Not all family law matters require temporary orders. In fact, most do not. However, if the parties cannot agree on important decisions or cannot cooperate to accomplish tasks that must be accomplished while the case is pending, then temporary orders may be necessary.
This can be accomplished by filing a Petition for Temporary Orders pursuant to A.R.S. § 25-315. Temporary orders may also be utilized to secure exclusive use and control of the marital residence pursuant to A.R.S. § 25-315 (C). Some of the other justifications for seeking temporary orders include an inability to reach agreements with your spouse regarding how the two of you will handle such issues as child custody, parenting time, child support, spousal maintenance, attorney’s fees, payment of community obligations, and access to community resources while the divorce case is pending.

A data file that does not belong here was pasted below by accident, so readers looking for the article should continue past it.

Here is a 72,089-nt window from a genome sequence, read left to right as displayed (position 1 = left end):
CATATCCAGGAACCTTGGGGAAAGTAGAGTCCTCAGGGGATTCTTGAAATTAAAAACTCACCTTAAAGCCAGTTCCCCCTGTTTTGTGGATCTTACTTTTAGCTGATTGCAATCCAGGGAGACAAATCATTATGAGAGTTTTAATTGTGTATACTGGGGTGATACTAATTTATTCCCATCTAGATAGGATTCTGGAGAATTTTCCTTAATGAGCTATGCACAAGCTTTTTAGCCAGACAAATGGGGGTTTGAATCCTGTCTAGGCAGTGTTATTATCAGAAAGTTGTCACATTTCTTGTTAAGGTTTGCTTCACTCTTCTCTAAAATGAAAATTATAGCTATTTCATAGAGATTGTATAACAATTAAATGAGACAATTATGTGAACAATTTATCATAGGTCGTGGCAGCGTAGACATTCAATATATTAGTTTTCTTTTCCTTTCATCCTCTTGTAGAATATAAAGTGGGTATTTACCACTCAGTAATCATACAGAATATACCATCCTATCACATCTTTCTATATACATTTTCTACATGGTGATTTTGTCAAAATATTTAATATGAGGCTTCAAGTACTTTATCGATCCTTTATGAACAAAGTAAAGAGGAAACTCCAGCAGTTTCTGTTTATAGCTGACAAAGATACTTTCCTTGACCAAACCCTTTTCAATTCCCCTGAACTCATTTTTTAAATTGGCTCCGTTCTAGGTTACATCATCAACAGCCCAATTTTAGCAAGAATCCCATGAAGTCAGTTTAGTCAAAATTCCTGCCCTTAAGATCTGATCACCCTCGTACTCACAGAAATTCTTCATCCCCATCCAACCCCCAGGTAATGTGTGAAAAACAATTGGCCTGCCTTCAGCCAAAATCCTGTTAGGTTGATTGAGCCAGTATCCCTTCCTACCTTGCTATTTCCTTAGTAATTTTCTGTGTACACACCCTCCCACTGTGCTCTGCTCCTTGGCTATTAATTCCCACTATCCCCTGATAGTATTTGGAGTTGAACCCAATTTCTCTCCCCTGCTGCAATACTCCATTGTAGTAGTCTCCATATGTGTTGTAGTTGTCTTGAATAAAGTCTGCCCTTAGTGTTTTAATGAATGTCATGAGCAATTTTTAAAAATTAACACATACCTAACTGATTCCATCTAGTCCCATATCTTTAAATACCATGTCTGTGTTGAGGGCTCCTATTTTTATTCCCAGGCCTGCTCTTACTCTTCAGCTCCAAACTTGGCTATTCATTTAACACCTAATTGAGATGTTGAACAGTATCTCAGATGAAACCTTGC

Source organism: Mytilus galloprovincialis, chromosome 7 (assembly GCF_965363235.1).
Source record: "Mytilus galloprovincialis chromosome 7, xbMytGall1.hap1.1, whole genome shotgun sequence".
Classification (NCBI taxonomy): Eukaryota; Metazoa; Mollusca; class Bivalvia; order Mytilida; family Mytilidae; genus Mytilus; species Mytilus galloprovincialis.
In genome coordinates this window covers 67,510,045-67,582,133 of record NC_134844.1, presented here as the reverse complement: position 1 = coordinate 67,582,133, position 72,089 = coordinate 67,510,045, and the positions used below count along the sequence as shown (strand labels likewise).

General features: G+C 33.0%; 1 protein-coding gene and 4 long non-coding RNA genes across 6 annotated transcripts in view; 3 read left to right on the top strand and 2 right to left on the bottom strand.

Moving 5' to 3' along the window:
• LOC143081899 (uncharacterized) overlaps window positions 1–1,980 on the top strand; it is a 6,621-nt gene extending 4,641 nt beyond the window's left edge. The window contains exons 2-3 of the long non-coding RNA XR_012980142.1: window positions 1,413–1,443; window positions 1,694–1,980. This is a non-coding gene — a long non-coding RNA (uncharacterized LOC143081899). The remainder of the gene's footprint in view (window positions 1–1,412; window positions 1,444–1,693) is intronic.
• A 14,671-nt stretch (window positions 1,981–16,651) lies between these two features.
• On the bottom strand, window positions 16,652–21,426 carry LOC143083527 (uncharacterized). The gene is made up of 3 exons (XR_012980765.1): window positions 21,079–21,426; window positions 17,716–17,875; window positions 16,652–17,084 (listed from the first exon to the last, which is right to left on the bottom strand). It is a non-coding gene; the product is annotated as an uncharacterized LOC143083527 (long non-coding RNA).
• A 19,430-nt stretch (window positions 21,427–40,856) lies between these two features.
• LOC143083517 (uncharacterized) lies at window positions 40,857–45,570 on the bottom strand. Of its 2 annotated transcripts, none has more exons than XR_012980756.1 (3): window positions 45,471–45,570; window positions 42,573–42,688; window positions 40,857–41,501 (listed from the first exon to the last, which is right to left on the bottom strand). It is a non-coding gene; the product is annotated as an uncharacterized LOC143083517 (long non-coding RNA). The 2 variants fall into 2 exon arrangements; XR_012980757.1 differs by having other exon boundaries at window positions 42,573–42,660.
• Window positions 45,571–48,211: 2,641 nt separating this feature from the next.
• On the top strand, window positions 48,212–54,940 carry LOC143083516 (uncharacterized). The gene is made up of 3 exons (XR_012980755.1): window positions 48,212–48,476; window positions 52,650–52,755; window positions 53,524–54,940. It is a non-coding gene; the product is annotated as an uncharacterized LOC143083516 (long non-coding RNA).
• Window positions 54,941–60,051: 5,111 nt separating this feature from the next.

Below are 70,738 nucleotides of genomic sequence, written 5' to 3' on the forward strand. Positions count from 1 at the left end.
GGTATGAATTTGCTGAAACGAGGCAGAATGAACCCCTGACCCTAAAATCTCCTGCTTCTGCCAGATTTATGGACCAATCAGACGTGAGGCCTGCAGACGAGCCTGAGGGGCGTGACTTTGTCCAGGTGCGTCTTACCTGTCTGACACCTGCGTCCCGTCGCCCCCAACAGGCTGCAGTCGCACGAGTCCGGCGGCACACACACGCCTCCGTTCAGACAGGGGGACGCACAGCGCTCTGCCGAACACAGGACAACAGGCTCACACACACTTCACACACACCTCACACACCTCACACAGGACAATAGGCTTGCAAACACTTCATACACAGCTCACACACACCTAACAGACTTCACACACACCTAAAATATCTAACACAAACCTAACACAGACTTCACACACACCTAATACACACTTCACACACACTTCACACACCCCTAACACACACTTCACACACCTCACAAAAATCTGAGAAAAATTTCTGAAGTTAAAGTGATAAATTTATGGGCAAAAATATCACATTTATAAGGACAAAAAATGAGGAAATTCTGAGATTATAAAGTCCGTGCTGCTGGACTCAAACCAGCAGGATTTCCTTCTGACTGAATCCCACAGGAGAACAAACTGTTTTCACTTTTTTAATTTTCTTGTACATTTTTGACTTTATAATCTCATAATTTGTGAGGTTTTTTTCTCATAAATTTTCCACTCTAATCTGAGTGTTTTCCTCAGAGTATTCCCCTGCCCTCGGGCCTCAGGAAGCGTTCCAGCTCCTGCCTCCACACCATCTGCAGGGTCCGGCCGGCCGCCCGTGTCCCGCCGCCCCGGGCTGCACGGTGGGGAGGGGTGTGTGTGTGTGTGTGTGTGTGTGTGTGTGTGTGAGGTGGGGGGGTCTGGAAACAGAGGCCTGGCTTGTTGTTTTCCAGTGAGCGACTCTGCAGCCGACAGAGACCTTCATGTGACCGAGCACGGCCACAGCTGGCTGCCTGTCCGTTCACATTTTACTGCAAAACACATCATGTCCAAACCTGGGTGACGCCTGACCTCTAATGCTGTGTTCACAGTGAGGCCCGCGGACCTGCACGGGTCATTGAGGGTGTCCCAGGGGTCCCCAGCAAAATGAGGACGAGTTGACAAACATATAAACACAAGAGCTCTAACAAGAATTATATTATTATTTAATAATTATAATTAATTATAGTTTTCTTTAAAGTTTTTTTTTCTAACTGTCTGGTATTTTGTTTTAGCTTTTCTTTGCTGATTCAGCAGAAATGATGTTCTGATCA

However, the decision to seek temporary orders should be carefully considered, as temporary orders will significantly increase the overall cost of a divorce.
If, after careful consideration, temporary orders appear necessary and justifiable in your matter, I have the knowledge, experience, and expertise to assist you in securing any necessary temporary orders, as I have done repeatedly over the years for countless clients involving such issues as exclusive use of a marital residence, child custody, parenting time, child support, spousal maintenance, and attorney’s fees.
If, for any number of reasons, you are handling your divorce case without the assistance of an attorney (which I cannot over-emphasize, is not likely to result in as favorable of an outcome), the Maricopa County Superior Court self help website has temporary orders forms and instructions available for free (see link below).
Dustin T. Dudley, Esq.